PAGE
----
3.6. Determination of Phosphatase Activity
Activity of rEcPP5 against the inorganic phosphatase substrate pNPP was determined as described with slight modifications . Assays were performed at 30 °C in a 100 μL reaction containing 500 ng purified rEcPP5, 200 μM arachidonic acid and 20 mM pNPP in 20 mM Tris (pH = 7.4), 1 mM EDTA, 1 mM EGTA, 0.1% β-mercaptoethanol and 0.1% ethanol. After being pre-warmed to 30 °C, the reaction was initiated by adding the pNPP. Assays were terminated after 15 min with 100 μL of 5 N NaOH. Non-enzyme samples were taken as controls. Sample absorbance was measured at A410 on Infinite® 200 PRO multimode micro-plate reader (Tecan, Austria). Kinetic parameters of rEcPP5 were estimated by using a Michaelis-Menten plot analysis of data obtained under the above assay conditions with pNPP concentrations of 1, 2, 5, 10, 20, 40 and 80 mM.
Phosphatase activity of rEcPP5 was also determined towards phosphopeptides using PPP assay kit (Promega, Madison, WI, USA) in half-area 96-well plates (Corning Inc., New York, NY, USA) following the manual’s instructions. In brief, 500 ng protein was mixed in an assay buffer of 50 mM imidazole (pH = 7.2), 200 μM arachidonic acid, 0.2 mM EGTA, 0.02% β-mercaptoethanol, 0.1 mg/mL BSA, and pre-warmed to 30 °C. Reaction was initiated after adding 100 μM phosphopeptides, RRA(pT)VA to obtain a final volume of 50 μL and incubated at 30 °C for 15 min. The reaction was stopped by adding 50 μL of molybdate dye/additive mixture and incubated for an additional 15 min at room temperature for color development. Control samples were determined without the enzyme. Sample absorbance was measured at A600 on an Infinite® 200 PRO multimode micro-plate reader (Tecan, Austria). Kinetic parameters of enzymes were estimated by using a Michaelis-Menten plot analysis of data obtained under the above assay conditions with phosphopeptide concentrations of 20, 50, 100, 200, 400, 600 and 800 μM. All assays were performed for three replications.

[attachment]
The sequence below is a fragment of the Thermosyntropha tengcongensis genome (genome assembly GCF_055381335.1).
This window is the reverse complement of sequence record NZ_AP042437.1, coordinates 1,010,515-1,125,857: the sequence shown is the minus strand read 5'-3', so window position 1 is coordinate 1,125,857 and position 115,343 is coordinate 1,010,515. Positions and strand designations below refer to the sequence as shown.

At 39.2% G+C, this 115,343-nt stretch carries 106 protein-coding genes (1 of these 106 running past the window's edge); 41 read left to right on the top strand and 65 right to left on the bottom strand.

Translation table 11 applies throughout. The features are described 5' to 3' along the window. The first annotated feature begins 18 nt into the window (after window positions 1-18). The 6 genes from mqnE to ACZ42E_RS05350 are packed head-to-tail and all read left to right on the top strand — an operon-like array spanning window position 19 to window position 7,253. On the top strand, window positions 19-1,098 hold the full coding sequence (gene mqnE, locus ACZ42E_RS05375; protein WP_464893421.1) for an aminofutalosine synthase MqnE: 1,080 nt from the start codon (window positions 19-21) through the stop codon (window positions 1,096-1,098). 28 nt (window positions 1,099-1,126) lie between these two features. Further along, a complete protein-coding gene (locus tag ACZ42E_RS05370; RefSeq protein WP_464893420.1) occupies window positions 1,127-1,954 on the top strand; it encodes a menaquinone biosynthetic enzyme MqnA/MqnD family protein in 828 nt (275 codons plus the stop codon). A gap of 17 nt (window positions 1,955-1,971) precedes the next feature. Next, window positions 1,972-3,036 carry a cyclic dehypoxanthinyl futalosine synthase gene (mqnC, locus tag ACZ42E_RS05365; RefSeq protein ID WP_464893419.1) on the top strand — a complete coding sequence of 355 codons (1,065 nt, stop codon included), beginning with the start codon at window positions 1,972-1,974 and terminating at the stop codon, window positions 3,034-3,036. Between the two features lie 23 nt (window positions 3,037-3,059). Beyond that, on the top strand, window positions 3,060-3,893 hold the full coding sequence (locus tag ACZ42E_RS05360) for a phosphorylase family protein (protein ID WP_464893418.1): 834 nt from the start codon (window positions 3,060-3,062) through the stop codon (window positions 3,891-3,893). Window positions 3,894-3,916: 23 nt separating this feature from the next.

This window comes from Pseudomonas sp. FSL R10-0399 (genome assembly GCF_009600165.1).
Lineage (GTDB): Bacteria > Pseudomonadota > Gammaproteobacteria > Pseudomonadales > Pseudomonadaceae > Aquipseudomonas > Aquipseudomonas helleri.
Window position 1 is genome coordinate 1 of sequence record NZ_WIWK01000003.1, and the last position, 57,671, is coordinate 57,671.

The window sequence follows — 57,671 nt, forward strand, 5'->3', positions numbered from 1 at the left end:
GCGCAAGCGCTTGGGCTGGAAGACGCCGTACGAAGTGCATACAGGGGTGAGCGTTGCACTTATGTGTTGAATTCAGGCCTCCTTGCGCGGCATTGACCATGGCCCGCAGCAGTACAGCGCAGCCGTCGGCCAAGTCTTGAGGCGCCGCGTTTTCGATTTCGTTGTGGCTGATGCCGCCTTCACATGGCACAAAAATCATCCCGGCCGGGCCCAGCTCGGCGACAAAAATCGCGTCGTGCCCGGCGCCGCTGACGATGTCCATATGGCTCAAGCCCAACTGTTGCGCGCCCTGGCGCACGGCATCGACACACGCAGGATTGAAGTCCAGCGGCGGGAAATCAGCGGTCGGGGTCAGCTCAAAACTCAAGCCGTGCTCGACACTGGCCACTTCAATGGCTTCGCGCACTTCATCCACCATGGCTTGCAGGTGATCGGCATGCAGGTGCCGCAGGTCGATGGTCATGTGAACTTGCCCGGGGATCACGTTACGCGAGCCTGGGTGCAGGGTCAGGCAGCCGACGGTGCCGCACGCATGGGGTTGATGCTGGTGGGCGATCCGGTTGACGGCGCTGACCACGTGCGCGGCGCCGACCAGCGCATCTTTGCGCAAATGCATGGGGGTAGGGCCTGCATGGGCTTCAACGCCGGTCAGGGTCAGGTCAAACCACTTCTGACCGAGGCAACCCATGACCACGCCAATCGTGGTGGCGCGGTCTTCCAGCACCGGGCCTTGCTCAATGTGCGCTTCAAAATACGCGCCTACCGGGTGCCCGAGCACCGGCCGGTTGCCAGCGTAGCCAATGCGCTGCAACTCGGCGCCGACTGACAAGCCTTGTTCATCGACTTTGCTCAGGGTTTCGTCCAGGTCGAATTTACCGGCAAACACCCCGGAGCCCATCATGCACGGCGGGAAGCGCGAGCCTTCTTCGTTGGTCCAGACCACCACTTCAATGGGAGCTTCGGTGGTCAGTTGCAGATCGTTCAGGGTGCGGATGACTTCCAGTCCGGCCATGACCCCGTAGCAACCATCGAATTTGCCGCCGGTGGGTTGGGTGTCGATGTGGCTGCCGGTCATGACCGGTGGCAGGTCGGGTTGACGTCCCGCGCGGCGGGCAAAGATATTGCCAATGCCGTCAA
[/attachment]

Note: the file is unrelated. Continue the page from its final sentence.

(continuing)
PPP activity in the extracts was measured using a PPP assay kit (Promega, Madison, WI, USA) as described above.
Using pNPP as substrate, the optimum reaction temperature of rEcPP5 protein was assayed for different temperatures and optimum reaction pH was determined in various pH substation solutions.
3.7. Inhibition Assay
Four candidate inhibitors were dissolved in dimethyl sulphoxide (DMSO) to provide stock solutions of 10 mM for okadaic acid, 100 mM for cantharidin, 200 mM for norcantharidin and endothall, respectively. All solutions were diluted to the desired concentrations with assay buffer before use. Assays were carried out using pNPP as substrate. Before starting the reaction, the enzyme was incubated with the chemicals for 5 min at room temperature. A dose-response assay was used to determine the IC50. The non-enzyme reaction was taken as the background control, while the non-inhibitor reaction was used as the full-activity control. An inhibition ratio was calculated as the percentage of A410 values of the inhibition assay reaction divided by the full-activity control, having subtracted the background control A410 value for both.
We isolated the PP5 gene from E. chinensis which shows a high sequence similarity with PP5 from other insects. The transcript of EcPP5 was detectable in different tissues of adults, as well as in all developmental stages, with the lowest level in eggs and highest level in adults. Soluble recombinant EcPP5 was obtained using an E. coli expression system with the addition of Mn2+ in the media. The purified rEcPP5 displayed phosphatase activity towards two substrates, pNPP and phosphopeptides. Moreover, similar to PP5 from other organisms, its activity could also be stimulated by arachidonic acid. Four known protein phosphatase inhibitors: okadaic acid, cantharidin, norcantharidin and endothall strongly inhibited rEcPP5 activity. We also found PPP activity in the total soluble protein of extract from this cantharidin-producing beetle could also be blocked by these four PPP inhibitors indicating there might be some protection mechanism to prevent this beetle from being damaged from its self-produced cantharidin.
We thank Ming Jiang for help collecting and raising beetles. We sincerely appreciate J.R. Schrock (Emporia State University, Emporia, KS, USA) for revising the manuscript. This research was supported by the Special Fund for the Public Interest (Agriculture) by The Ministry of Science and Technology and The Ministry of Agriculture of China (200903052) and the “13115” Sci-Tech Innovation Project of Shaanxi Province (2007ZDKG-14).
Conflicts of Interest
The authors declare no conflict of interest.